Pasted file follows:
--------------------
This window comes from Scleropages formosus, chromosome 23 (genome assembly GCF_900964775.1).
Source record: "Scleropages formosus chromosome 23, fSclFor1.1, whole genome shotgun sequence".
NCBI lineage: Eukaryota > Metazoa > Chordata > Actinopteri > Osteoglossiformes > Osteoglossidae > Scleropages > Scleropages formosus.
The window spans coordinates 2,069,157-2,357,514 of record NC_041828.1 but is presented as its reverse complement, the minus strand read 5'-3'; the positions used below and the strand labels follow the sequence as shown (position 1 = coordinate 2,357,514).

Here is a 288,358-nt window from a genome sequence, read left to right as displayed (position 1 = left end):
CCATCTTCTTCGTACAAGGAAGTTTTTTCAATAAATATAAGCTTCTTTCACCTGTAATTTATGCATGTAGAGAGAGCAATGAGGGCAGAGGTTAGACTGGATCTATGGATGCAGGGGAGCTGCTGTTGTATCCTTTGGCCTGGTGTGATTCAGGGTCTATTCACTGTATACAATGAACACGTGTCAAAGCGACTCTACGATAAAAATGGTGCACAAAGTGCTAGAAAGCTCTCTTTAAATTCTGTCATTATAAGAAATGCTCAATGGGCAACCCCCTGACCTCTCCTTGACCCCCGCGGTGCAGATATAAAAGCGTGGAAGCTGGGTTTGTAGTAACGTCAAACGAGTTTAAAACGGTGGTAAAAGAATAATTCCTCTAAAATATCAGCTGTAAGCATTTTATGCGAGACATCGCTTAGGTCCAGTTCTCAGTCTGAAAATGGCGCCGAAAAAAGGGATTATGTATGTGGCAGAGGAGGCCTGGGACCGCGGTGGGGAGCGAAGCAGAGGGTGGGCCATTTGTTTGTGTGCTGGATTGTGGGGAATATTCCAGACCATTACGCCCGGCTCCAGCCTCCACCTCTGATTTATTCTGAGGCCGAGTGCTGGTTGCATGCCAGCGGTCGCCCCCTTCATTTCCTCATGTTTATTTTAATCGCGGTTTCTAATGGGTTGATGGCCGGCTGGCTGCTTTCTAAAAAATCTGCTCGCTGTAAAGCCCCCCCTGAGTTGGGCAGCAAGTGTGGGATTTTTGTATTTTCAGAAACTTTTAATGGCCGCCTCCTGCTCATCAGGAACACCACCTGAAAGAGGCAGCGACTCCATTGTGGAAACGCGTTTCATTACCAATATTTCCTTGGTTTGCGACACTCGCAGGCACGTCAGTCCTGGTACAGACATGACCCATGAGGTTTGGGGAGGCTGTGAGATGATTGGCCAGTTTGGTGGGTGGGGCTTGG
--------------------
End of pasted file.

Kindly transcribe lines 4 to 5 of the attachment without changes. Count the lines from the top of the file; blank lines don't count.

The window spans coordinates 2,069,157-2,357,514 of record NC_041828.1 but is presented as its reverse complement, the minus strand read 5'-3'; the positions used below and the strand labels follow the sequence as shown (position 1 = coordinate 2,357,514).

Here is a 288,358-nt window from a genome sequence, read left to right as displayed (position 1 = left end):